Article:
Experiences of an Itinerant Monk (2)

June 1st, 2010 § 0

Spain and United Kingdom, 28 April to 15 May 2010

As a rule of thumb I choose to simplify my life as much as possible. As Srila Prabhupada used to say: ‘Simple living, high thinking’.  It is my personal experience that minimization of selfish desires and aspirations makes me happier and allows me to pay attention to spiritual activities aiming to better connect with  and to serve Krishna, the Supreme Soul.  In this regard there is an interesting verse found in the Srimad Bhagavatam, the ripened fruit of the Vedas. It reads as follows:

Parigraho hi duhkhaya, yad yat priyatamam nrinam/ anantam sukham apnoti, tad vidvan yas tv akincanah

‘(The saintly brahmana said) Everyone considers certain things within the material world to be most dear to him, and because of attachment to such things one eventually becomes miserable. One who understands this gives up material possessiveness and attachment and thus achieves unlimited happiness’. Srimad Bhagavatam, 11.9.1

Although this verse inspires me to live simply, nevertheless, I perceive that having desires for the spiritual benefit of others does not obstruct the development of inner peace and happiness. Rather, such desires increase the joy of the self. In this regard, I have a wish to see that in each and every of the 52 provinces of Spain centers and communities of Vaishnava devotees are developed.  In order to contribute to the fulfillment of this desire, I like to visit people in their homes and to contribute in whatever way I can to their spiritual life. I have many shortcomings and lots of areas for improvement. To practice spirituality on a daily basis and to share the message of God with others is, nevertheless, the best course of action to attain self-improvement and to please the merciful Lord Sri Krishna Chaitanya.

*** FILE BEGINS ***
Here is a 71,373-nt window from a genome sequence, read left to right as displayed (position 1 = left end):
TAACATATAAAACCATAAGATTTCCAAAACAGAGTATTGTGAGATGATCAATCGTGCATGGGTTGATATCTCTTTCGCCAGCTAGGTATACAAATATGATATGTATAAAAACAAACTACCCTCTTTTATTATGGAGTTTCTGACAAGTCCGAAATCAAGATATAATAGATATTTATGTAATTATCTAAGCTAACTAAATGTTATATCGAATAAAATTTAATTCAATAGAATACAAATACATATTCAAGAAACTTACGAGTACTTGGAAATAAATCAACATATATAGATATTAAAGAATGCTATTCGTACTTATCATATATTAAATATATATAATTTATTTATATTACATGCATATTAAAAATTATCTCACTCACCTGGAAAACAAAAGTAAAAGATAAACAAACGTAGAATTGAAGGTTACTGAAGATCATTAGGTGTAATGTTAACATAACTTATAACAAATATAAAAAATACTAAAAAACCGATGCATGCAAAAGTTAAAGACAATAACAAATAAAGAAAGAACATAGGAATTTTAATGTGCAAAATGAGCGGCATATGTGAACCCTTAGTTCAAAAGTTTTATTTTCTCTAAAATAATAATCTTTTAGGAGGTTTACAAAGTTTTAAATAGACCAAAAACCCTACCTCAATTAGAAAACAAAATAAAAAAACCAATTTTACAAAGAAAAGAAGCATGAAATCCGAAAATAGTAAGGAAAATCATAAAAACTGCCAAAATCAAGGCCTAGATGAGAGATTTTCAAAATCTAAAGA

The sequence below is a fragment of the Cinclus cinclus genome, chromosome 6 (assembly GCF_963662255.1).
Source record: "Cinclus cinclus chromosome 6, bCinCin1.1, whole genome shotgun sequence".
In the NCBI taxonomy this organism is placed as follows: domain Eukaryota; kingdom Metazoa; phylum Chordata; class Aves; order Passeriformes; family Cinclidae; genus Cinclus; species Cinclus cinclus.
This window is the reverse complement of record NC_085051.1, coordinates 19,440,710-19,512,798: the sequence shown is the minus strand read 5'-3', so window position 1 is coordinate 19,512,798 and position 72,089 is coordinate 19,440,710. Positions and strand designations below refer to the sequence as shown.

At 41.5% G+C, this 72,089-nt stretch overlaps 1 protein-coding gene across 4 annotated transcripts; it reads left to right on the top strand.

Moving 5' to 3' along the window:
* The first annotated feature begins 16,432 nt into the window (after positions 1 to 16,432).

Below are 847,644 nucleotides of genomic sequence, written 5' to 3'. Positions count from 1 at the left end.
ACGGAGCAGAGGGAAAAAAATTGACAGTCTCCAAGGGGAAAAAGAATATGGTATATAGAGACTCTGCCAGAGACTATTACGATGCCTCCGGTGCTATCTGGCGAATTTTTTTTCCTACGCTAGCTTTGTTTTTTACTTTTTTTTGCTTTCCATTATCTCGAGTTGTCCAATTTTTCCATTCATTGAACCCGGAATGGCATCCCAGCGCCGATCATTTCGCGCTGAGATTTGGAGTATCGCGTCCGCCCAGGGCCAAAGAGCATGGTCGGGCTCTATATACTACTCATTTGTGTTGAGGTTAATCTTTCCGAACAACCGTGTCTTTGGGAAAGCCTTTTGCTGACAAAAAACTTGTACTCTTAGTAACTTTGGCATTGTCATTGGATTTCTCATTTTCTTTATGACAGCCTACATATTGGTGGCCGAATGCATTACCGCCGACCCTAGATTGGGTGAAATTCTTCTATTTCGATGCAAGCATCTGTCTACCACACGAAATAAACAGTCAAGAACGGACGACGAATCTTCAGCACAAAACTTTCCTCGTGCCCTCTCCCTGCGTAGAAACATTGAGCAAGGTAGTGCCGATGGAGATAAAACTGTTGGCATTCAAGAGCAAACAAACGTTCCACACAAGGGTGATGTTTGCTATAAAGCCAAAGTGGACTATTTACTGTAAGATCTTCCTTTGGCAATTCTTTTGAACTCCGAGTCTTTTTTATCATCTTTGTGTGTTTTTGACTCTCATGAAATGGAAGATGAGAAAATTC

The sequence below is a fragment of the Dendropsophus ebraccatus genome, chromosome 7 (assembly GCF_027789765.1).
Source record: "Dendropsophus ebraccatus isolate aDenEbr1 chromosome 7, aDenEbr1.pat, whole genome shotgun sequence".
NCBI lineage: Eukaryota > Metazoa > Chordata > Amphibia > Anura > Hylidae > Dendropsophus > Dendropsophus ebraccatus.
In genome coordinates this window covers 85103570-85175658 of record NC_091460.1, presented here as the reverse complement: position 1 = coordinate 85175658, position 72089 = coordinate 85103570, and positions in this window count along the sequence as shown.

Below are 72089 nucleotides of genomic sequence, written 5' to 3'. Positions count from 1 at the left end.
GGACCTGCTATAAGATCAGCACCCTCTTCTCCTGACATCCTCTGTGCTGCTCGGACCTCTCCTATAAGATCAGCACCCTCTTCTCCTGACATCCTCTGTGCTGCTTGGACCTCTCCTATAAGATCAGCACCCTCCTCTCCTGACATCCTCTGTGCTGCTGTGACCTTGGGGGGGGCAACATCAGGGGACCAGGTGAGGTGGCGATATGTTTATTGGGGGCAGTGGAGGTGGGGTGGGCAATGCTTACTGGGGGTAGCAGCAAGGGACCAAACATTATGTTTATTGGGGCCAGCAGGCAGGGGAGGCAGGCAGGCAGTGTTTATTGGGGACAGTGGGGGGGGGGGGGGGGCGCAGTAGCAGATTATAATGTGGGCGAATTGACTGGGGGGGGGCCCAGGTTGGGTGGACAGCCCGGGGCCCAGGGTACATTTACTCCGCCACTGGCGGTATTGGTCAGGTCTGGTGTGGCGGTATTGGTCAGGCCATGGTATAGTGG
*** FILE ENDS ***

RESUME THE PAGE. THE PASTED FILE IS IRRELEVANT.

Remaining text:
This tour started in Santander. Krishna Shakti Dasa received me at the Santader airport and hosted me in his house for two days.  Afterwards, he kindly drove me around Spain with his car. We went to Pontevedra, Madrid, Nueva Vrajamandala (Brihuega) and back to the Bilbao airport, from where I flew to London.

Krishna Shakti Dasa, a patient friend and driver

Krishna Shakti Dasa, a patient friend and driver

I have known Krishna Shakti since childhood. We used to live in the same town, Mataro (Barcelona). During my first years living in ISKCON ashramas, I used to visit Mataro and I would sometimes meet Krishna Shakti. He liked to philosophically challenge me in a friendly way. Later on he confessed that he felt attracted to the philosophy of Krishna consciousness. He wanted to hear me speak about Krishna, but I was somewhat reserved.  The fact that I was not trying to convince him, increased his eagerness to learn about Krishna.  He knew that sooner or later he would commit to Krishna consciousness. It was too good to avoid it. Finally Krishna Shakti and my elder brother, who became Gundicha Dasa, visited Nueva Vrajamandala, the Spanish ISKCON farm, and decided to dedicate their lives to the practice of Vaishnavism.